Those of us who have consistently criticised the decision of the Supreme Court to use Article 62(1)(f) to disqualify the former Prime Minister of Pakistan have not done so because we have any love for the PMLN or for leaders who may turn out to be corrupt. One opposes the application of Article 62 on principle because it is a Pandora’s box, which once opened would not be closed. Pakistan has many talented men and women who may or may not be religious. The Constitution of Pakistan promises complete religious freedom under Article 20, which necessarily includes the freedom not to follow a religion or follow it according to one’s own lights. Who are going to determine what the obligatory practices and major sins are if not the religious clergy? Would this mean that anyone who disagrees with a certain interpretation of the faith by the religious clergy becomes a bad Muslim and therefore disqualified under Article 62? The answer is yes. This is the problem with introducing religious clauses in the constitution. The future Jinnah or Sir Syed Ahmad Khan or even Allama Iqbal would never make it to the parliament in the Islamic Republic of Pakistan.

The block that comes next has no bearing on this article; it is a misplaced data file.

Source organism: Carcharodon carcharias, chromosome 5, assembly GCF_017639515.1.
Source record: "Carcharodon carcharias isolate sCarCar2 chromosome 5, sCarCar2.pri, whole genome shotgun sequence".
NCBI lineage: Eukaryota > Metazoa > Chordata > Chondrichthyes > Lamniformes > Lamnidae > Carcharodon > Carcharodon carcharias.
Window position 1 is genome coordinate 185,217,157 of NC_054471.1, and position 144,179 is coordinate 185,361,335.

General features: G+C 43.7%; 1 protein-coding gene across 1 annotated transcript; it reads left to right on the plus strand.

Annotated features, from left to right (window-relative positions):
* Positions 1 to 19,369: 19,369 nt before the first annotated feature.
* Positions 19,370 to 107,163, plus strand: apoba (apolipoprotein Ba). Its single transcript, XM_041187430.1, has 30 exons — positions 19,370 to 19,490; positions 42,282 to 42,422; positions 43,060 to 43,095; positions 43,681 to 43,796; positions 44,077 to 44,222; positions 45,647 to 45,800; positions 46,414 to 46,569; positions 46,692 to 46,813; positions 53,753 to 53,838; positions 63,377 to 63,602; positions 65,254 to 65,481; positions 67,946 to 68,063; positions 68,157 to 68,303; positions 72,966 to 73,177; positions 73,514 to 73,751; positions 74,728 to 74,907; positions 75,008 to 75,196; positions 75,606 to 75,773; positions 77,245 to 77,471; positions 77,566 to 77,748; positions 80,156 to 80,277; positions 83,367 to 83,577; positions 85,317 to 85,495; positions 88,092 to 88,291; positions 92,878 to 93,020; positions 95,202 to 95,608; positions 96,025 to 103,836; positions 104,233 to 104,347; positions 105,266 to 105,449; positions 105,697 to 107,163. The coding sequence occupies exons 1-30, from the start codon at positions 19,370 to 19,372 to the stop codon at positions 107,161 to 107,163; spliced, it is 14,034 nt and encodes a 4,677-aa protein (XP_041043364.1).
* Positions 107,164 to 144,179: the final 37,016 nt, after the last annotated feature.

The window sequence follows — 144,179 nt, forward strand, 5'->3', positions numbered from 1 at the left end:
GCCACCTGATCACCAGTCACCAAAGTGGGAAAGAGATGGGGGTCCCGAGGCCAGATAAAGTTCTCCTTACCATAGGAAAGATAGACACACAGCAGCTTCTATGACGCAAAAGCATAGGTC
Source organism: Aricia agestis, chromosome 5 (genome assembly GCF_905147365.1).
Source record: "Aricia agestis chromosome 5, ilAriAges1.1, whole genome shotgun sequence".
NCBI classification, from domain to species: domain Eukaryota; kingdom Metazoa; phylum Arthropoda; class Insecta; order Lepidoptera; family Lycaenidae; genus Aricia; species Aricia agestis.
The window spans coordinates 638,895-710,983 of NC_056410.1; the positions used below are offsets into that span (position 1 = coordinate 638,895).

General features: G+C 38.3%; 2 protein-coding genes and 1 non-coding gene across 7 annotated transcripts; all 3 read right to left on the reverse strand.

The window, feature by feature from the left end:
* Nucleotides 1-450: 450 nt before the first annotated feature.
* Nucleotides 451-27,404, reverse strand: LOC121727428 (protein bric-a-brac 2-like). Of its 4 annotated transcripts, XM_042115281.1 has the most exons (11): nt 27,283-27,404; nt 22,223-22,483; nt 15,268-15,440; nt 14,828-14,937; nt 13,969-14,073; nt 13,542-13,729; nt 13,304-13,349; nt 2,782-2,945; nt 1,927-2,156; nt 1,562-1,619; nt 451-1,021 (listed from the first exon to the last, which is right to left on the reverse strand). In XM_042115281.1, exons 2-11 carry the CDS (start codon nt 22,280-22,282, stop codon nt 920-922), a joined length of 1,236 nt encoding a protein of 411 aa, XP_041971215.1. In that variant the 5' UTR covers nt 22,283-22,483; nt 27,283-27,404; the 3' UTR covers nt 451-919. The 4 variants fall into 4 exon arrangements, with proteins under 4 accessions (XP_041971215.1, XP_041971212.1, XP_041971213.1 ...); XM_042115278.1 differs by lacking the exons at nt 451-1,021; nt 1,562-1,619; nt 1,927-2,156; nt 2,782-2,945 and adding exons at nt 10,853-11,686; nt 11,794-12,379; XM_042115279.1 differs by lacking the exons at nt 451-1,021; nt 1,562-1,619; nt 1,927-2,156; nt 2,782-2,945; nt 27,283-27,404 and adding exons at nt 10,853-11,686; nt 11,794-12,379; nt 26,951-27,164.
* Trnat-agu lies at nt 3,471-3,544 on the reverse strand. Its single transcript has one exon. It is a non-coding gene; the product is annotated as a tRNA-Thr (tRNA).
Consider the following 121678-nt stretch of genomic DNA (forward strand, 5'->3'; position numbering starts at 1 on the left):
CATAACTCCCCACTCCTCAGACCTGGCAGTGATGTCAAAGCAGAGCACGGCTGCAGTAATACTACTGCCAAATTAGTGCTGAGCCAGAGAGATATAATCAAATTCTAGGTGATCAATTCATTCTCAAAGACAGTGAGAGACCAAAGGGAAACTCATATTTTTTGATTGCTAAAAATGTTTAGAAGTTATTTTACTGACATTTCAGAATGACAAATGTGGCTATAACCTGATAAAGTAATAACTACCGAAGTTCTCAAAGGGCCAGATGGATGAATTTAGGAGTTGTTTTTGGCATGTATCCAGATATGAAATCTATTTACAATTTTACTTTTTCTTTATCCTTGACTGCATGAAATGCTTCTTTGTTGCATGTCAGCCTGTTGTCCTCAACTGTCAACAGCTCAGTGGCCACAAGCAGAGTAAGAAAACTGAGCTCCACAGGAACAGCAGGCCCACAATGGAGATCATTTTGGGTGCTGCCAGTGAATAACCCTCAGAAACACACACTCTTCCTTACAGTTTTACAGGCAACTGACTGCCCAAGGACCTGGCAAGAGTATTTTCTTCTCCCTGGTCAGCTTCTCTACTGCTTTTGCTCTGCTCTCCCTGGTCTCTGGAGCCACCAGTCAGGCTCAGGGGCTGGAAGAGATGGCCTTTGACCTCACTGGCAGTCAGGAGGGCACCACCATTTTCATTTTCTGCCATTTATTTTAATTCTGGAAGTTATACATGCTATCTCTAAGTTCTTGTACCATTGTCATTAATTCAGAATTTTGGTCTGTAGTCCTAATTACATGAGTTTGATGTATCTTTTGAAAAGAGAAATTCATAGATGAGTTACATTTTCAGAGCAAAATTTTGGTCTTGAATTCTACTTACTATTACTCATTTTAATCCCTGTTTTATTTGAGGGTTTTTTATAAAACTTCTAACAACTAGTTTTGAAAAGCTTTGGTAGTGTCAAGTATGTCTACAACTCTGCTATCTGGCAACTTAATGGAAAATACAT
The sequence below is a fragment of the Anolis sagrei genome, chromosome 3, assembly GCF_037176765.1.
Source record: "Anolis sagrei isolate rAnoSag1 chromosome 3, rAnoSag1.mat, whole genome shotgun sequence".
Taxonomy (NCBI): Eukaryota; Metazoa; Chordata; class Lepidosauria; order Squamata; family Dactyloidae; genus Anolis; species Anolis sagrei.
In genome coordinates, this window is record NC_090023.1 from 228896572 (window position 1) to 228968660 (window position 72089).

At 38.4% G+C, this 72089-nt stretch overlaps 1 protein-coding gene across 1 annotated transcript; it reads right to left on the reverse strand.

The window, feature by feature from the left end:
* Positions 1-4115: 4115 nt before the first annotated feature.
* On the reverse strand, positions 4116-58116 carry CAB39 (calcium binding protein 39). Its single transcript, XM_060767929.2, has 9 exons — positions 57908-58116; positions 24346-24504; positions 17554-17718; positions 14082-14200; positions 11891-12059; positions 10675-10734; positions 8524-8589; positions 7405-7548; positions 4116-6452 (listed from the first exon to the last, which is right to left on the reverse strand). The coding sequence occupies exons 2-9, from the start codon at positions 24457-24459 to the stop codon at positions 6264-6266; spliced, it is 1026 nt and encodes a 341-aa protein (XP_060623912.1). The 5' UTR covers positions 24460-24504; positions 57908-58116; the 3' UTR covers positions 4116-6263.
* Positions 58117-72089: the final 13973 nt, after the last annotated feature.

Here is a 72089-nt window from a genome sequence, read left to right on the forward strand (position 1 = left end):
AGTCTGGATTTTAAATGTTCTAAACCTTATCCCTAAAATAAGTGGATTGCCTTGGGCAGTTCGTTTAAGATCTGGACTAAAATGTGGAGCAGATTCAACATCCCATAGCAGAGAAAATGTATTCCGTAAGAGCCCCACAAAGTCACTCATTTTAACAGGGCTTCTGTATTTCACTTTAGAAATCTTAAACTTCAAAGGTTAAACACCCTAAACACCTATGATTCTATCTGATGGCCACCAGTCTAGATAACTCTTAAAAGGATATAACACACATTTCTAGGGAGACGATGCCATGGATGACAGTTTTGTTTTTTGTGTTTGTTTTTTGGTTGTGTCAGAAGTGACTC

So Pakistan claims that it is not a theocracy but the fact is that in presence of such clauses in the Constitution, it is very much a theocracy. The only difference between Iran and Pakistan is that in Pakistan these qualification clauses have not yet been used in letter and spirit. This will now change in quick time. Their most famous victim is going to be Imran Khan, not on sexual harassment allegations mind you for which he ought to be rightly investigated, but for having a lifestyle that is contrary to the Article 62 (1)(d) and 62 (1)(e). The charges levelled by Right Honourable Ayesha Gulalai did not merely allege that Imran Khan sent her objectionable messages but also that he leads a ‘western lifestyle’ and ‘drinks wine’. Just as Nawaz Sharif became a victim to Article 62 to which he doggedly opposed amendments in 2010, Imran Khan is hoist with his own petard.